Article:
The result of the vote was as follows:

In favour (36): Angola, Austria, Bangladesh, Belgium, Benin, Botswana, Burkina Faso, Chile, China, Congo, Cuba, Djibouti, Ecuador, India, Indonesia, Jordan, Kuwait, Kyrgyzstan, Libya, Malaysia, Maldives, Mauritania, Mauritius, Mexico, Nigeria, Norway, Peru, Philippines, Qatar, Russian Federation, Saudi Arabia, Senegal, Switzerland, Thailand, Uganda and Uruguay.

Against (1): United States.

Abstentions (10): Cameroon, Costa Rica, Czech Republic, Guatemala, Hungary, Italy, Poland, Republic of Moldova, Romania and Spain.

Pakistan, introducing draft resolution L.35, said the draft resolution on Israeli settlements in the Occupied Palestinian Territory, including East Jerusalem and the occupied Syrian Golan, responded to the humanitarian and human rights challenges in the occupied territories. The draft text condemned recent Israeli announcements of the construction of new housing units for Israeli settlers in the West Bank and around occupied East Jerusalem and called upon the Government of Israel to immediately reverse its direction. The draft text called upon Israel to take and implement serious measures with the aim of preventing acts of violence by Israeli settlers against Palestinian civilians and to guarantee their safety and protection. The resolution called for an independent international fact-finding mission, appointed by the President of the Council, to investigate the implications of the Israeli settlements on the civil, political, economic, social and cultural rights of the Palestinian people throughout the Occupied Palestinian Territory, including East Jerusalem.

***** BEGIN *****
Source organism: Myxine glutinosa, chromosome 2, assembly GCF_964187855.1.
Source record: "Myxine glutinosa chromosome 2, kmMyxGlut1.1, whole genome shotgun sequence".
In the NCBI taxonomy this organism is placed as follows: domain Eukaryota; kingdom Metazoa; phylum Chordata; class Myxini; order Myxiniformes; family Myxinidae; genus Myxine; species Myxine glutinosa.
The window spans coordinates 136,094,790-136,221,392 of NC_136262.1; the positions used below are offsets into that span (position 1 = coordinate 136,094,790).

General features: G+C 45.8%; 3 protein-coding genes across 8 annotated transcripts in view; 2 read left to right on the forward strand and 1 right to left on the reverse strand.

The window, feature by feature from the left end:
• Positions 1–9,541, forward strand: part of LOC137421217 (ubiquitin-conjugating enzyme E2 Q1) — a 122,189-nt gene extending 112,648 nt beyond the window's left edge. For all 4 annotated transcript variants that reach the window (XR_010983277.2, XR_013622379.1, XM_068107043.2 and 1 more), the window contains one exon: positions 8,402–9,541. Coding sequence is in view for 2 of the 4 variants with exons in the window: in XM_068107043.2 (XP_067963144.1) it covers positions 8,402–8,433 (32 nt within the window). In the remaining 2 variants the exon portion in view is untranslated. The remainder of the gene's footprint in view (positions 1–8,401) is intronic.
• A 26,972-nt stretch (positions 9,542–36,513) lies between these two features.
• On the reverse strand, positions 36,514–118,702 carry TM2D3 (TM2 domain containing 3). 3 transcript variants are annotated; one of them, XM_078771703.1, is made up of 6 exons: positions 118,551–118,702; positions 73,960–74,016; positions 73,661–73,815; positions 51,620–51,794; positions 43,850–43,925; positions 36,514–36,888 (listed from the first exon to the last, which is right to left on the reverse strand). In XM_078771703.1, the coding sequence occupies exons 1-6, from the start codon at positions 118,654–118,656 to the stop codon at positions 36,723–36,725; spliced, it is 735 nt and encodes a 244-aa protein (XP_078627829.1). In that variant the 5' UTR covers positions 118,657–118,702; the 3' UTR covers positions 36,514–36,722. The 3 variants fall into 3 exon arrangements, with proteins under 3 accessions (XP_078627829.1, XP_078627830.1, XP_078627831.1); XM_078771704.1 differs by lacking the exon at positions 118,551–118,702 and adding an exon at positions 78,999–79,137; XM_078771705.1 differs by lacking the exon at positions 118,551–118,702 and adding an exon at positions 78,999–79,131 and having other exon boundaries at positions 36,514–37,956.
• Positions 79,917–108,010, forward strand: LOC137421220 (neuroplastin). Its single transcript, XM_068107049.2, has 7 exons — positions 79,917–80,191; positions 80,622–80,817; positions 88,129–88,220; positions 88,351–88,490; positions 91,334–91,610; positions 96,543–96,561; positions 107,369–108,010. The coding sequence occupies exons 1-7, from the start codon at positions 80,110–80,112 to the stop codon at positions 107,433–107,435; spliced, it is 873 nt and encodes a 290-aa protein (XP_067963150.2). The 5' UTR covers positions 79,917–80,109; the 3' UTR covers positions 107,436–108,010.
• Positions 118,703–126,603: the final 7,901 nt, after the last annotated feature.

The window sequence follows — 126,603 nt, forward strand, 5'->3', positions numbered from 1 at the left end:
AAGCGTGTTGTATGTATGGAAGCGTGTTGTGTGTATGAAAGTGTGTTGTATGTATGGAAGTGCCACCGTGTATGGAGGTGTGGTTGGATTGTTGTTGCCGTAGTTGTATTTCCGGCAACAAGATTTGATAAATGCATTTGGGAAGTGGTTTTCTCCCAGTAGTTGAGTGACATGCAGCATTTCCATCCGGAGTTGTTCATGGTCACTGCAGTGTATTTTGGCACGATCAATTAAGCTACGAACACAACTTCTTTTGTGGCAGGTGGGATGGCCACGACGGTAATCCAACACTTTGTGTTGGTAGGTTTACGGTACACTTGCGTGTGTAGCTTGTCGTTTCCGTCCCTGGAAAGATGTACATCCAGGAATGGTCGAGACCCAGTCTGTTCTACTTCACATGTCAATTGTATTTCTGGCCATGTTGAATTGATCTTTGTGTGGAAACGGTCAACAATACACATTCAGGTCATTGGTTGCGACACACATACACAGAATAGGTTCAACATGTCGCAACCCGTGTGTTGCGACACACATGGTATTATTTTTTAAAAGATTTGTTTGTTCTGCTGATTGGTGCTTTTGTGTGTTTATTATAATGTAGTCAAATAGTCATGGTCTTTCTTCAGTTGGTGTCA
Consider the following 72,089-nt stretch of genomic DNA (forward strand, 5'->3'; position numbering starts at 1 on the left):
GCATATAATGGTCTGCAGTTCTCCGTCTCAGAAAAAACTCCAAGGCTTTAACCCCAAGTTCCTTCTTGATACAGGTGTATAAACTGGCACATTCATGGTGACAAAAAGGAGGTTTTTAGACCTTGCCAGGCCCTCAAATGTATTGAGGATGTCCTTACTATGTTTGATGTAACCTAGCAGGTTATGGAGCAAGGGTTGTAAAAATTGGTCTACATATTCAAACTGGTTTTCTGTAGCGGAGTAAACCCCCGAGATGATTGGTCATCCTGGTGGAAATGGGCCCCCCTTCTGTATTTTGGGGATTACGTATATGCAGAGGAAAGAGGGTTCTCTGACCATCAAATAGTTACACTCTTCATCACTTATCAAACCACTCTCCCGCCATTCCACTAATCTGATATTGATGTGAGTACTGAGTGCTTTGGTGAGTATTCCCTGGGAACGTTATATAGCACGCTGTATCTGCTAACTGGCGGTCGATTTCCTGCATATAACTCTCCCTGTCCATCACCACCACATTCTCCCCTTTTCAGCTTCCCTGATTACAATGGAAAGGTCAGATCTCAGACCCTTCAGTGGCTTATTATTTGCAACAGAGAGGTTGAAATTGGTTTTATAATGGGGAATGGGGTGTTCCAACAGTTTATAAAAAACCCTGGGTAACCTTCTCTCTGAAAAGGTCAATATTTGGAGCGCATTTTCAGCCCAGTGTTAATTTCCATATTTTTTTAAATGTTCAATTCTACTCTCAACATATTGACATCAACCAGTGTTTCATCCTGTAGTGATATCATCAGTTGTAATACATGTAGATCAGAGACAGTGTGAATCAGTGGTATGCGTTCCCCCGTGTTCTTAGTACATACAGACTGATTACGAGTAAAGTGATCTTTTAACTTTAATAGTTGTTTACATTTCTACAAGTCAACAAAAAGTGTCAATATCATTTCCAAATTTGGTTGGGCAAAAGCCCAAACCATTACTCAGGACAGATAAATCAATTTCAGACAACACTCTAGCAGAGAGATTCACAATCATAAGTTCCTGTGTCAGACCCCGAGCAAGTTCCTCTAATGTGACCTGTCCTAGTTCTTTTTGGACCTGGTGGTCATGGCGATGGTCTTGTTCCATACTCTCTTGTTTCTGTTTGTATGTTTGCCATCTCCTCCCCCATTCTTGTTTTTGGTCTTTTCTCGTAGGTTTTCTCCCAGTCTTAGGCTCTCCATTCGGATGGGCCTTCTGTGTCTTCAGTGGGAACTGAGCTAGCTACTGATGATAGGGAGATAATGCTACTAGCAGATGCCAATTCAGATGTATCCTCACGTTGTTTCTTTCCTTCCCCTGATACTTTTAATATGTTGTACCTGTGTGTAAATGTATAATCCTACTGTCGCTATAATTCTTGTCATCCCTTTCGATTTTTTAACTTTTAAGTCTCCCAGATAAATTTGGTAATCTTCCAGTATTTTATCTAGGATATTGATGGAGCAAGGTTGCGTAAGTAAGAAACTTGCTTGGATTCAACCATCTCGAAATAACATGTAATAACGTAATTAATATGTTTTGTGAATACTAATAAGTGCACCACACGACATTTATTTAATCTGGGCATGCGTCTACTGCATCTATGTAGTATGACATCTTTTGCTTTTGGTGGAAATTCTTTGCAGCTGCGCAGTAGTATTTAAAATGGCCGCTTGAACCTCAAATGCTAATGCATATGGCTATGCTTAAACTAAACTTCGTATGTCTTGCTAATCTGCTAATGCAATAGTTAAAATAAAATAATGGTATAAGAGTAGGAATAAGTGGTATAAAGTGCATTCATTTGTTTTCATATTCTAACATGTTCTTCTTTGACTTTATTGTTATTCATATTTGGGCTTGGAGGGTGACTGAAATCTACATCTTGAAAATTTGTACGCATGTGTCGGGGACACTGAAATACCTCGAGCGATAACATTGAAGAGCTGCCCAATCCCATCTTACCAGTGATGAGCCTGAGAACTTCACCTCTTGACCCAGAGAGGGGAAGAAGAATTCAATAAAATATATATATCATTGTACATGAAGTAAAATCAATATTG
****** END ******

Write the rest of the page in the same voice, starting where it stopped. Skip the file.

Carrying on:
Syria, speaking as the concerned country, said that following Israel’s sabotage of peace efforts and the United State’s veto of the resolution condemning the acceleration of settlements, the construction of settlements, including in the Syrian Golan, had been accelerated. With the blessing and complacency of many great powers or shyness in condemning acts, there was no land left for Palestine to establish a State. Israel had demolished homes, mosques and other sites. There was only 13 per cent of Arab Jerusalem left. These hysterical efforts to accelerate and expand building of settlements constituted a gross violation of humanitarian law and the Universal Declaration of Human Rights. Israel had breached hundreds of international resolutions which had confirmed that the settlements were illegal and violated the Geneva Conventions. Sending a Commission of Inquiry to study the implications of such settlements on the rights of Palestinians and Syrians was vital.

United States, speaking in an explanation of the vote before the vote, said the United States was deeply troubled by another one-sided United Nations mechanism against Israel. It was inappropriate to prejudge final status issues that could only be resolved through bilateral negotiations between Israel and Palestine. The United States was against new Israeli settlements but it could not support a one-sided investigation into the conflict. The Council should engage in actions which helped move the parties toward peace and not actions that complicated peace efforts through a biased fact finding mission that would sap resources and time.